tags: , , AVEF, Press Releases

As Family Separation Crisis Looms, TPS Holders and Their Families Fight to Stay Together in California

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TPS Expiration Dates:
Sudan, 11/2/2018
Nicaragua, 1/5/2019
Nepal, 6/24/2019
Haiti, 7/22/2019
El Salvador, 9/9/2019
Honduras, 1/5/2020

Participants of the TPS Caravan “Journey for Justice” made their voices heard this past week in San Francisco. As part of their nationwide tour, Temporary Protected Status (TPS) holders, family members, advocates, and community leaders protested the administration’s termination of TPS for El Salvador, Haiti, Honduras, Nicaragua, Nepal, and Sudan. As a result of the terminations, more than 400,000 TPS holders could be forced back to countries experiencing ongoing war, famine, and violence. It could also spurr an even larger family separation crisis when more than 270,000 U.S. citizen children could potentially be orphaned after their TPS holder-parents are forcibly deported.

More coverage of the caravan’s stop in San Francisco is below.

Ida Mojadad from SF Weekly wrote:

“Getting more dangerous. ‘Caravans’ coming,” Trump tweeted in April. “Republicans must go to Nuclear Option to pass tough laws NOW. NO MORE DACA DEAL!”

This week, another caravan of immigrants embarked on a journey to keep them in the United States with legal documents, and out of the shadows. Through a program called Temporary Protected Status (TPS), people from any of 10 countries are allowed into the U.S. with work permits, the ability to travel, and protection from deportation. But six of those countries —  Haiti, Sudan, Honduras, Nepal, El Salvador, and Nicaragua — are set to lose the designation, most of them in 2019. That means more than 400,000 people will be given final notice to leave the United States — people who must choose to return at their own will, potentially leaving family members behind, or else wait for ICE to find them.

… rally speaker Christina Morales emigrated from El Salvador, but after 20 years in the United States, she doesn’t feel at home there any longer. Morales and her 14-year-old, Bay Area-born daughter, Crista Ramos, are lead plaintiffs in a lawsuit filed in San Francisco against the Trump administration on the grounds that ending TPS would tear apart families.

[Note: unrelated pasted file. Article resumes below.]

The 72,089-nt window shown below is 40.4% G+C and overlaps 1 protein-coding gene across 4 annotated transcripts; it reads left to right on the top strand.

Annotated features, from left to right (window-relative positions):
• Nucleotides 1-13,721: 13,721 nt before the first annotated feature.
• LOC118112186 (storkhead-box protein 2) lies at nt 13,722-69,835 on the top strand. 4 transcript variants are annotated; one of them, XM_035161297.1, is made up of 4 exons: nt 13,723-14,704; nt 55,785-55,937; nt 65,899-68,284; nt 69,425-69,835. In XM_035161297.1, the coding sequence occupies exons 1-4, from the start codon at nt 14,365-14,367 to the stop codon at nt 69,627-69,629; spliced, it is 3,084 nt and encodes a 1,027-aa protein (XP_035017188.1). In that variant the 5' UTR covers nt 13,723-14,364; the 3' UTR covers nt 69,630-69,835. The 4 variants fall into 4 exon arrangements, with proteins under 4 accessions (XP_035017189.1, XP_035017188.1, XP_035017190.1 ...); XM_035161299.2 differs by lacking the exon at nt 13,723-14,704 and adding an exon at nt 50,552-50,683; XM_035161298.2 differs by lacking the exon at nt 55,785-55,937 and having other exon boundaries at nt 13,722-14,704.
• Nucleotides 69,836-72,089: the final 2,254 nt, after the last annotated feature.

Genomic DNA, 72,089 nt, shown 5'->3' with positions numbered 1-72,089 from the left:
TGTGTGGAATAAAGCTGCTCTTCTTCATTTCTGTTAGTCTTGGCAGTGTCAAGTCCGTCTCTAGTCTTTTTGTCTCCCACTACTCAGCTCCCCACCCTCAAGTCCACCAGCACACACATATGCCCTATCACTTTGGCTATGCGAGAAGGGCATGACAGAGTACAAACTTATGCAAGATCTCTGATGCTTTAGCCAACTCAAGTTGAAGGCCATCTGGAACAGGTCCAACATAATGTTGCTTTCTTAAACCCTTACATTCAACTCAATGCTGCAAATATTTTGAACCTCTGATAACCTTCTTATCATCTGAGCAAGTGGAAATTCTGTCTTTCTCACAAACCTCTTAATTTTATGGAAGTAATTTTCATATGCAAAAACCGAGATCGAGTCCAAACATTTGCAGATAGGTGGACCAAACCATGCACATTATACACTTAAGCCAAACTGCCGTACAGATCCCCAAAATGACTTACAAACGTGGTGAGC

Ramos is one of the estimated 273,000 U.S. citizens with parents who have TPS status, according to the Center for Migration Studies. California alone has 55,000 Salvadorans with TPS status.

“Without TPS, without having protections, it will be really easy for the government to get rid of us. They are going to send us with no excuses; they’re going to separate us from our families,” Morales told the crowd. “And we don’t want that. We want justice. And we need all your help.”

The San Francisco Examiner reports:

The administration is planning to end TPS for people from El Salvador, Haiti, Honduras, Nicaragua, Liberia, Syria, South Sudan and Nepal at various times in 2019, citing improved conditions in those nations.

TPS for people from Sudan is set to end in November, while the end of TPS for people from Nicaragua is set for early January.

“We’re here to fix a system that is broken,” San Francisco Public Defender Jeff Adachi said at the rally outside of City Hall.

“It is about ensuring that all Americans understand how important TPS is. At a time when we should be expanding the program, the Trump Administration is eliminating it. At a time when we should be opening our borders to immigrants, the Trump Administration is doing everything it can to destroy the important sanctuary cities, like what we have here in San Francisco,” Adachi said. “We need to band together. We need to make sure that our message is heard loud and clear.”

Supervisor Hillary Ronen, who also made an appearance at the rally, said, “Ending TPS for the countries, especially in Central America, where we’ve had it for so long, especially, where there continues to be so much violence and so many reasons for people to be escaping those countries to come to the U.S. to have safety for their families and themselves,” she said. “Immigrants contribute to our communities. They’re what make the U.S. amazing and strong and a place that we’re proud of.”